What Is Time?
We can observe time when we look at our watches, and we can sense time when we reflect on our lives and realize how quickly time passes. We feel it when we contemplate the events in our lives and consider their consequences and our emotions.
If there were no differences in our sensations between feeling better or worse, we would be unaware of the passage of time. If our sensations remained the same, time, as we know it, would stop. That is, time is a result of fluctuations in our sensations. If there is no change, there is no time.
Our desire to receive, the fundamental matter from which we are composed, perceives the past, present and future. It recognizes time as changes that take place in our desire for pleasure. In other words, time is dependent upon the sensations that arise from our desire to receive. Without these sensations, we would have no concept of time.
If there were no differences in our sensations between feeling better or worse, we would be unaware of the passage of time. If our sensations remained the same, time, as we know it, would stop. That is, time is a result of fluctuations in our sensations. If there is no change, there is no time. How does one minute differ from the next? The variations are due to the processes that take place in our desire to receive, and that is what we call “time.”
Time is the measure of the difference between the amount of pleasure we experience in our current state compared to our next state. Our sensations continually change, which explains why occurrences in our past, present and future are so important from our egoistic point of view. We explore the states that our desire to receive pleasure experiences, and the changes between these states are recorded within us as time.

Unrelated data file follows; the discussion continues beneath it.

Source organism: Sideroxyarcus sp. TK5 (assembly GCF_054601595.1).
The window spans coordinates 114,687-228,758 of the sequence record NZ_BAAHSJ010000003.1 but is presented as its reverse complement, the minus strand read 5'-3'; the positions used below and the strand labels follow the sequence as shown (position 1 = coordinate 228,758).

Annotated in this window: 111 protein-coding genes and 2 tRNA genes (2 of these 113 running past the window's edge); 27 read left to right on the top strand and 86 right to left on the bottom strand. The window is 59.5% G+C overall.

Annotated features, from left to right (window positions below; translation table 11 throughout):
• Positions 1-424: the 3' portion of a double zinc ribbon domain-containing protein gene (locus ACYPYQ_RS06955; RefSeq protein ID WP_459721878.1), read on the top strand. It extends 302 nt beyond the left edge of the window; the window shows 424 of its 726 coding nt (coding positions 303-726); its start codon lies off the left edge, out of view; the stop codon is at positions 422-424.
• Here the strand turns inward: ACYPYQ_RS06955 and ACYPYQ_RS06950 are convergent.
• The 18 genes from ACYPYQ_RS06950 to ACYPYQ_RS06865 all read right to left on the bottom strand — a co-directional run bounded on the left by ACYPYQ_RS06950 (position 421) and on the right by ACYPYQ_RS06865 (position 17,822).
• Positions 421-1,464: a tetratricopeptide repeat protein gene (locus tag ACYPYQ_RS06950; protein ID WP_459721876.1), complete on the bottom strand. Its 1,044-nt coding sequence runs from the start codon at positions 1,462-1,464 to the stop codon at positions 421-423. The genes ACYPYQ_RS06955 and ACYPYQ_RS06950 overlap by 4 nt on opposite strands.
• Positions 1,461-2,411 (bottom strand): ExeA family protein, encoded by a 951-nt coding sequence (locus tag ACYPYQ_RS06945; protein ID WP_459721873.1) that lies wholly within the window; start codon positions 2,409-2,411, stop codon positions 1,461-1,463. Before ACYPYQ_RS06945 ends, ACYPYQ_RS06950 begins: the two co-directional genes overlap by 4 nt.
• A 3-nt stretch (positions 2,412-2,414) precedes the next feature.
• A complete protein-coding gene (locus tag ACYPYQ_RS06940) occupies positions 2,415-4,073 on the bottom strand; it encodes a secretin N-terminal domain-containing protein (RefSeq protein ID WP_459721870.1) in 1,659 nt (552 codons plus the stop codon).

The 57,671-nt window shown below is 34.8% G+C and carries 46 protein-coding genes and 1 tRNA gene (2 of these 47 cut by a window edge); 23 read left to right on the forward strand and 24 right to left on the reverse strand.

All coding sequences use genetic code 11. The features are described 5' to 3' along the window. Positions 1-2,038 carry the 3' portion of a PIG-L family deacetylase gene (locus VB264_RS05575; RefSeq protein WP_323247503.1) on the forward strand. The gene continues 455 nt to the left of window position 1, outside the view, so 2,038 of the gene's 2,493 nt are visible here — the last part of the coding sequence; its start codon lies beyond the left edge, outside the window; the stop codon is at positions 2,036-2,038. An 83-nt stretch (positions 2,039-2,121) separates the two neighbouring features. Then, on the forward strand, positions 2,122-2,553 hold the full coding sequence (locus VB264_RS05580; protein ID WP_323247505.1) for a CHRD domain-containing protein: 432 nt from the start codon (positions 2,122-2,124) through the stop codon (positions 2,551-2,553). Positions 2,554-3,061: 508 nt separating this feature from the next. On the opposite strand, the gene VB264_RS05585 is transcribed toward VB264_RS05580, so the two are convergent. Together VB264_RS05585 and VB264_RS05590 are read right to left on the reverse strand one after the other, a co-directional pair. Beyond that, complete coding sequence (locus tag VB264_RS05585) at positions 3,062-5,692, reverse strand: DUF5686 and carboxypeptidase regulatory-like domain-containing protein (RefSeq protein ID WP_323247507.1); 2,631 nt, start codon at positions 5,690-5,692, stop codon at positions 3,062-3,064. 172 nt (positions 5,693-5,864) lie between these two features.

The desire for pleasure is the matter of creation. It is a sensor that feels fullness or emptiness. It assesses the state that it undergoes based on a comparison of the sensation of fulfillment in its previous state and forms a concept of time by evaluating the amount of pleasure in both states.
Time is a tool for measuring fulfillment in the desire to receive. We strive for contentment, so we look to the future and reflect on the past in order to learn how to best organize ourselves for achieving a desired outcome. Since we organize our fulfillment, we thus split time into various phases.
Everything in reality is really inside us. Our reality is a product of our perception. If our perception changes, then the concepts of time, motion, space, the universe, and its entire picture that we live in will also change.
Both our past and future are based on our desire for pleasure. The desire to receive develops and goes through the following phases: inanimate, vegetative, animate and human. Humans are the only ones who sense time, i.e. they recognize the past, present and future. These phases are different for humans from the viewpoint of their sensation of fulfillment.
We experience different types of time internally. There is time that we keep track of with a clock, but we also have an inner sense of time. We can measure time as expansive as billions of years or as minuscule as fleeting moments. We gauge time according to its significance to us and our involvement in it.
Our perception of time and its essence are two distinct concepts. Our own experience of time is based on our personal experiences, while astronomical time measures the orbital movement of planets, though this too is relative for the time being.
The entire universe is a desire to receive within which we observe processes that take place at inanimate, vegetative, animate and human levels. Therefore, everything in reality is really inside us. Our reality is a product of our perception. If our perception changes, then the concepts of time, motion, space, the universe, and its entire picture that we live in will also change. This leads us to ask questions about our reality and whether we have the power to alter it.